System names, instrument cluster play important role

Last week’s article addressed the fact that drivers are not often up to speed on the capabilities and limitations of some of the automation features on today’s cars. Some of the confusion derives from how the manufacturer names the system.

In the Insurance Institute for Highway Safety study participants answered questions about two of the systems chosen at random. They were asked whether particular behaviors were safe while using that technology.

When asked whether it would be safe to take one’s hands off the wheel while using the technology, 48% of people asked about Tesla’s Autopilot said they thought it would be, compared with 33% or fewer for the other systems. Autopilot also had substantially greater proportions of people who thought it would be safe to look at scenery, read a book, talk on a cellphone or text. Six percent thought it would be OK to take a nap while using Autopilot, compared with 3% for the other systems.

At least a few Tesla owners have been misusing Autopilot in this way, with fatal results in some cases, according to the results of the study. Tesla’s user manual says clearly that the Autopilot’s steering function is a “hands-on feature,” but that message clearly hasn’t reached everybody, according to the IIHS study.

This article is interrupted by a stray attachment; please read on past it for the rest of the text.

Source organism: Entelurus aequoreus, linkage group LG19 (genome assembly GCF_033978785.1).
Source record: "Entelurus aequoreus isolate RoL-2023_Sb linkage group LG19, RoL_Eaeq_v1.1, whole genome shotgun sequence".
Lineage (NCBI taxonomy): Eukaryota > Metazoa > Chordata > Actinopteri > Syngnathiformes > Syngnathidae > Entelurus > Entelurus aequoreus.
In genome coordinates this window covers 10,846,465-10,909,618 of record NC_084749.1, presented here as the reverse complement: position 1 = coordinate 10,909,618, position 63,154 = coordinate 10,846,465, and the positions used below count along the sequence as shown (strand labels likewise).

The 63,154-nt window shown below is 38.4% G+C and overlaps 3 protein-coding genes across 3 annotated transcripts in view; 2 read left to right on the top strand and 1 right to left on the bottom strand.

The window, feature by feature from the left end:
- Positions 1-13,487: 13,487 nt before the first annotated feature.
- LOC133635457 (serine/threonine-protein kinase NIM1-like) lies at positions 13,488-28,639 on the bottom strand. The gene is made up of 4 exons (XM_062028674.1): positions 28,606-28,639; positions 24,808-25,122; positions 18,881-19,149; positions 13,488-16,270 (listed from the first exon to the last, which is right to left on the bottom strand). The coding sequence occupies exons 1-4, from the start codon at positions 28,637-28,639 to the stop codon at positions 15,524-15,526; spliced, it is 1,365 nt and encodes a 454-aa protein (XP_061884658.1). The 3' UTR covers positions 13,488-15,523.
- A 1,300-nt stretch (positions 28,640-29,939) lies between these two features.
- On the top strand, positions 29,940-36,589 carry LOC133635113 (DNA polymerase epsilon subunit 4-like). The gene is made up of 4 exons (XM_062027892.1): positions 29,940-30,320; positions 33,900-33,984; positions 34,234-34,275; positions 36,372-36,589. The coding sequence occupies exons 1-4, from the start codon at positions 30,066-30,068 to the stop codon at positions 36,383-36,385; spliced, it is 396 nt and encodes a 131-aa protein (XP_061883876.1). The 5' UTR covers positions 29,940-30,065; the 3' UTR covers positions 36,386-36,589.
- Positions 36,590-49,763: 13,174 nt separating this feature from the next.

“Manufacturers should consider what message the names of their systems send to people,” says IIHS President David Harkey.

Instrument cluster information

If a system name is one of the first ways a driver learns about a feature, another source of information is the instrument cluster. Displays are important because they tell a driver how a system is responding to situations or when a system is temporarily inactive. For example, a lead vehicle may disappear from the display when that vehicle is cresting a hill and no longer detected by the system’s radar. Similarly, lane lines may disappear from the display when the lane markings on the road are no longer visible to the system’s cameras. This is a common occurrence in the North Country in winter.

Understanding these displays is important because automated systems can behave unexpectedly, and changing circumstances may require the driver to intervene. While almost everyone was able to understand when adaptive cruise control had adjusted the vehicle speed or detected another vehicle ahead, most participants struggled to understand what was happening when the system didn’t detect a vehicle ahead because it was initially beyond the range of detection.

Many also struggled to identify when lane centering was inactive.

“If your Level 2 system fails to detect a vehicle ahead because of a hill or curve, you need to be ready to brake. Likewise, when lane centering does not work because of a lack of lane lines, you need to steer,” says Harkey. “If people don’t understand when those lapses occur, manufacturers should find a better way of alerting them.”

Although systems ideally should be intuitive, providing an orientation at the dealership could also help. The study showed that interface-specific training helped drivers notice changes in lane-centering activity and use the correct icons to determine system status. Reading the owner’s manual is also a great idea. Many don’t.


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